Evan Burrell served almost every role imaginable in his 12 years in Rotaract in Australia, before he decided it was time to find a Rotary club. He was invited to join a club whose members were mostly over the age of 50 with the thought that he could inject some youthful experience into it.
"But it didn't go according to plan," he says.  "Maybe I was
a bit too rambunctious or overly enthusiastic. Or maybe they weren't willing to change, even subtly." I almost left Rotary altogether because I stopped enjoying it.
Burrell eventually ended up in another club in Turramurra, New South Wales, where his wife is a member. He's been able to play a larger role in creating an environment that is engaging members of all ages. Recently, he shared some of his insights.
For starters, he says, Rotaractors make great members because they already know so much about Rotary. "They've been educated  in how Rotary works, what the structure is, what the main causes are," Burrell says. "and they are trained in leadership [skills] that they can translate straight into Rotary.
Equally important, they bring new ideas that can invigorate your club.
Burrell says the most important thing is investing time in their lives by:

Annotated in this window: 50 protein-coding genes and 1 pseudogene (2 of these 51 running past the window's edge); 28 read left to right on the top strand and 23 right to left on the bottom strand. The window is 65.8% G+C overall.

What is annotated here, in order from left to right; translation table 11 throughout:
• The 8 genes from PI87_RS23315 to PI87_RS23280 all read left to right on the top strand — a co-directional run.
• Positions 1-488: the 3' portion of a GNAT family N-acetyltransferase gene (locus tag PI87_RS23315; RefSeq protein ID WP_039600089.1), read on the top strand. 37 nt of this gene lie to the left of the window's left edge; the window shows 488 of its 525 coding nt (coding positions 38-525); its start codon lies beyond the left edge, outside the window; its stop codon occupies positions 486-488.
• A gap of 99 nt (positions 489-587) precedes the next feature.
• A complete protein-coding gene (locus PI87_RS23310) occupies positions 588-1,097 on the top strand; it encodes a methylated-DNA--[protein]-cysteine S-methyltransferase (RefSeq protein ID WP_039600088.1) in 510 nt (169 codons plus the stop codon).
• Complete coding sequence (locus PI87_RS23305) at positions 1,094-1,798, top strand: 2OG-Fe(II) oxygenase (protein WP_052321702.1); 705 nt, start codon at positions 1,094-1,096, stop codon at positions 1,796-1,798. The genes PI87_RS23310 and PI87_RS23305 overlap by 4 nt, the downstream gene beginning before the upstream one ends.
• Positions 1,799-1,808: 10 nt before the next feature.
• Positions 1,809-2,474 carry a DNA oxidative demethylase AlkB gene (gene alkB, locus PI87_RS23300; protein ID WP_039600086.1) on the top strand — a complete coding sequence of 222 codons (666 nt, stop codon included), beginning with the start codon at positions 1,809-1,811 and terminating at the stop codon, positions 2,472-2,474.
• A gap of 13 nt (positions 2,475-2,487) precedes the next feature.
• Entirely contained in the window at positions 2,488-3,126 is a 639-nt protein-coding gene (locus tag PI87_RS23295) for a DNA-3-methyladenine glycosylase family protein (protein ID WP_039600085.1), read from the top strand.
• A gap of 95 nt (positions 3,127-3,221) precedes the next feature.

Giving them a role to play beyond simply attending club meetings - Ask them to serve on your board or on a committee. Partner with them on some of their Rotaract club's events. Sponsor them to attend a Rotary Youth Leadership Awards (RYLA) weekend or to attend the Rotary International Convention. "Over the course of a year or so, you are going to know who they are, what their experience is, what they are good at, and what they are willing to give," Burrell says. "and these are the kind of people who will definitely join your club when they hit 30."
Involving them in a project - Offer a variety of projects so they can choose one they are passionate about. And be willing tot entertain ideas they bring to the table. "It's important to really listen to them. Rotaractors want to feel like they are respected and that their ideas count," Burrell says. For example, draw on their skills with social media, fundraising or international development.
Mentoring them - Most young adults are actually attracted to the idea of mixed-age clubs because they are able to benefit from the knowledge and experience of older members,